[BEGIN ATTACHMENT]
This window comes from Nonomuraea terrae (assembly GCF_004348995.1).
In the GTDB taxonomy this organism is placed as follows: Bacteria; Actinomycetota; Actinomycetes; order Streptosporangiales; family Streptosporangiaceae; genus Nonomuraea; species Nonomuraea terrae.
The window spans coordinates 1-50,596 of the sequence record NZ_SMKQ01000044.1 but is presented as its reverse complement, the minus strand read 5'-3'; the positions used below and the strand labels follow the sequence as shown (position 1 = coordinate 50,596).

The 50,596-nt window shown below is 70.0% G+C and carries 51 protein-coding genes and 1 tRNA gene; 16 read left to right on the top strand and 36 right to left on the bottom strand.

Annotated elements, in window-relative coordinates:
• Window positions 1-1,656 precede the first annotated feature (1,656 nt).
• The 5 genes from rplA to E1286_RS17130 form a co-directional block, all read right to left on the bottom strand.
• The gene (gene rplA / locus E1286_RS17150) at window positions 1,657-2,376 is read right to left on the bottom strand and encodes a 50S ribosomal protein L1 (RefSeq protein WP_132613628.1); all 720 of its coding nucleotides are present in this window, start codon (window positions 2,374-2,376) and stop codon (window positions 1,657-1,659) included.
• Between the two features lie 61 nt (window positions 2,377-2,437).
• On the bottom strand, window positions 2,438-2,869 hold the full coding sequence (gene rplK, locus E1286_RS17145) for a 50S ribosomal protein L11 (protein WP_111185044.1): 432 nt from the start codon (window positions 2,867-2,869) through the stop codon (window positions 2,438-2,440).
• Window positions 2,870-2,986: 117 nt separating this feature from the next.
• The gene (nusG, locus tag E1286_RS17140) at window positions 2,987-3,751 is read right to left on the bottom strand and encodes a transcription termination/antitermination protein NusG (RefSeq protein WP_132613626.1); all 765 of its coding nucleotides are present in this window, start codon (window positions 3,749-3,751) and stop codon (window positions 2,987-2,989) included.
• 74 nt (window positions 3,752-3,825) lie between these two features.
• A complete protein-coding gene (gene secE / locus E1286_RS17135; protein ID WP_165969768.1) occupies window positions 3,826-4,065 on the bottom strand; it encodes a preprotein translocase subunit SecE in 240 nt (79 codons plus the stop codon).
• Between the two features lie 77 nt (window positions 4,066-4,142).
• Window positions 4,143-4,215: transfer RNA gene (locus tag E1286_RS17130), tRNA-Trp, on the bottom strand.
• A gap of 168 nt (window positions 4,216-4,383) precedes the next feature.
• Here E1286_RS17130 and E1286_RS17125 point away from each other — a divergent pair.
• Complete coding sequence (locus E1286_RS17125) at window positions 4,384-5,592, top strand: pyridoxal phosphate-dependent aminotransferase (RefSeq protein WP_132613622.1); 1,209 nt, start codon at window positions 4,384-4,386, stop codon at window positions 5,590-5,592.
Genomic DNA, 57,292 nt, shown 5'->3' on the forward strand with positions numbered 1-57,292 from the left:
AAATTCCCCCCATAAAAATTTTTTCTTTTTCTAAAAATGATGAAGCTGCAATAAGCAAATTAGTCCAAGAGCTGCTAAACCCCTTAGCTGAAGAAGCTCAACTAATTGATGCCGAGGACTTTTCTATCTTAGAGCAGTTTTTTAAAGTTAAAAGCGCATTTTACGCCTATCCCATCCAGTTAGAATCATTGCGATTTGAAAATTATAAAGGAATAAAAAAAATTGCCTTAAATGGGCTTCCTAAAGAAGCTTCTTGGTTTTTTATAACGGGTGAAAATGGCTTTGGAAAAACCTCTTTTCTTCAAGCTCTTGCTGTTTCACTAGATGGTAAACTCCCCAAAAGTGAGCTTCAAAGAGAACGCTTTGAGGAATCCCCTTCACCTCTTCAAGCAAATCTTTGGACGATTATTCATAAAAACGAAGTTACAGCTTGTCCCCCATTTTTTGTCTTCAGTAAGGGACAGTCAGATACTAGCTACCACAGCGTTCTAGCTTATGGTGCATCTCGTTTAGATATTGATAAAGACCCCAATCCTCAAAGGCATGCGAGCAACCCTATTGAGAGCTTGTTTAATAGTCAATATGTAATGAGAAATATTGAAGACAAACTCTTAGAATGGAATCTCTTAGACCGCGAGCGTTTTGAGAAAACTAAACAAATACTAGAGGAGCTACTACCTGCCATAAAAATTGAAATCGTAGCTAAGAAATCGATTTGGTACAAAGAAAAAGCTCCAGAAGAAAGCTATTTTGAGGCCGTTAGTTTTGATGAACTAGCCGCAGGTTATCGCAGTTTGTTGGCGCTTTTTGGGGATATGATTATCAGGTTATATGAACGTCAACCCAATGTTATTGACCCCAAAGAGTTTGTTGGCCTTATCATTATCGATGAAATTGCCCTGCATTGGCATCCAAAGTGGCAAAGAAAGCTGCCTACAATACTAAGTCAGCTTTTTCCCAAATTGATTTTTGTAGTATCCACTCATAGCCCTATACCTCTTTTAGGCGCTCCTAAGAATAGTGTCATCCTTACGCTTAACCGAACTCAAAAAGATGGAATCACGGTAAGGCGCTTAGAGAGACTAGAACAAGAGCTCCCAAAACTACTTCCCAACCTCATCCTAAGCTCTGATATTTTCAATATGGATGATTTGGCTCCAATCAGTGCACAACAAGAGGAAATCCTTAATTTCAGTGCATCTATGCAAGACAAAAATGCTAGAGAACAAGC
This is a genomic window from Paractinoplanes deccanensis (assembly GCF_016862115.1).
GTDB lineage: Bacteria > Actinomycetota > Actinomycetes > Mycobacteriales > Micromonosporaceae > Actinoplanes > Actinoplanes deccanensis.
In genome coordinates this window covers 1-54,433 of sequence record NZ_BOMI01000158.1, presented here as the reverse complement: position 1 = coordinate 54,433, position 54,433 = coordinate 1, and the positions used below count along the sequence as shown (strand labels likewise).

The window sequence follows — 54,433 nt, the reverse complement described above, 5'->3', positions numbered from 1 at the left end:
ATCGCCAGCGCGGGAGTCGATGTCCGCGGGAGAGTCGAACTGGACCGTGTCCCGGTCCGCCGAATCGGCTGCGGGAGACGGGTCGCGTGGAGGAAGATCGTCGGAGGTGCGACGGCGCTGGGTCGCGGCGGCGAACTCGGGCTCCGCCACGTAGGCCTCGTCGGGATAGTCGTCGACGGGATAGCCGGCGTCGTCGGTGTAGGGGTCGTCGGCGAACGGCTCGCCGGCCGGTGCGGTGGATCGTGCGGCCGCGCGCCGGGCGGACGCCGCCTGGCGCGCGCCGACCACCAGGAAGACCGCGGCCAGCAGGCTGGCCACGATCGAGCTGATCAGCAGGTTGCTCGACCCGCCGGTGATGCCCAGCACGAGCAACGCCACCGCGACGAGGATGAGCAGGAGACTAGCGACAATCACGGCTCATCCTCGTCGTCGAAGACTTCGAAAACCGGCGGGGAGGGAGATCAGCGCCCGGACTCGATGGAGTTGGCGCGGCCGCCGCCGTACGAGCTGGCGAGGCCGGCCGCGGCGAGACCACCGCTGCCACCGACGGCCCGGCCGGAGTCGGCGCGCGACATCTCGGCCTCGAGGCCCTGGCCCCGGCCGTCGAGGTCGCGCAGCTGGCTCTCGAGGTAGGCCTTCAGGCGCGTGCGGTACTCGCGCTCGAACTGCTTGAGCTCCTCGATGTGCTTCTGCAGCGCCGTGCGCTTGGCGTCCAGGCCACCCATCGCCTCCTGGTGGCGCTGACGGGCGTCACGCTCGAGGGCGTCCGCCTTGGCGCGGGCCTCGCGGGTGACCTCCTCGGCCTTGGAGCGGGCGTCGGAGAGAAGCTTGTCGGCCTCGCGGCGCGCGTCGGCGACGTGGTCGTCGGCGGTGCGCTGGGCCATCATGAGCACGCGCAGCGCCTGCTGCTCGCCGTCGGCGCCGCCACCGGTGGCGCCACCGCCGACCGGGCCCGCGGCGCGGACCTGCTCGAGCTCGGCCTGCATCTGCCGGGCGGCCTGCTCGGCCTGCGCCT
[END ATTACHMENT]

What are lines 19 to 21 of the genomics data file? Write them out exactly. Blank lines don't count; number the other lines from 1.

• Complete coding sequence (locus E1286_RS17125) at window positions 4,384-5,592, top strand: pyridoxal phosphate-dependent aminotransferase (RefSeq protein WP_132613622.1); 1,209 nt, start codon at window positions 4,384-4,386, stop codon at window positions 5,590-5,592.
Genomic DNA, 57,292 nt, shown 5'->3' on the forward strand with positions numbered 1-57,292 from the left:
AAATTCCCCCCATAAAAATTTTTTCTTTTTCTAAAAATGATGAAGCTGCAATAAGCAAATTAGTCCAAGAGCTGCTAAACCCCTTAGCTGAAGAAGCTCAACTAATTGATGCCGAGGACTTTTCTATCTTAGAGCAGTTTTTTAAAGTTAAAAGCGCATTTTACGCCTATCCCATCCAGTTAGAATCATTGCGATTTGAAAATTATAAAGGAATAAAAAAAATTGCCTTAAATGGGCTTCCTAAAGAAGCTTCTTGGTTTTTTATAACGGGTGAAAATGGCTTTGGAAAAACCTCTTTTCTTCAAGCTCTTGCTGTTTCACTAGATGGTAAACTCCCCAAAAGTGAGCTTCAAAGAGAACGCTTTGAGGAATCCCCTTCACCTCTTCAAGCAAATCTTTGGACGATTATTCATAAAAACGAAGTTACAGCTTGTCCCCCATTTTTTGTCTTCAGTAAGGGACAGTCAGATACTAGCTACCACAGCGTTCTAGCTTATGGTGCATCTCGTTTAGATATTGATAAAGACCCCAATCCTCAAAGGCATGCGAGCAACCCTATTGAGAGCTTGTTTAATAGTCAATATGTAATGAGAAATATTGAAGACAAACTCTTAGAATGGAATCTCTTAGACCGCGAGCGTTTTGAGAAAACTAAACAAATACTAGAGGAGCTACTACCTGCCATAAAAATTGAAATCGTAGCTAAGAAATCGATTTGGTACAAAGAAAAAGCTCCAGAAGAAAGCTATTTTGAGGCCGTTAGTTTTGATGAACTAGCCGCAGGTTATCGCAGTTTGTTGGCGCTTTTTGGGGATATGATTATCAGGTTATATGAACGTCAACCCAATGTTATTGACCCCAAAGAGTTTGTTGGCCTTATCATTATCGATGAAATTGCCCTGCATTGGCATCCAAAGTGGCAAAGAAAGCTGCCTACAATACTAAGTCAGCTTTTTCCCAAATTGATTTTTGTAGTATCCACTCATAGCCCTATACCTCTTTTAGGCGCTCCTAAGAATAGTGTCATCCTTACGCTTAACCGAACTCAAAAAGATGGAATCACGGTAAGGCGCTTAGAGAGACTAGAACAAGAGCTCCCAAAACTACTTCCCAACCTCATCCTAAGCTCTGATATTTTCAATATGGATGATTTGGCTCCAATCAGTGCACAACAAGAGGAAATCCTTAATTTCAGTGCATCTATGCAAGACAAAAATGCTAGAGAACAAGC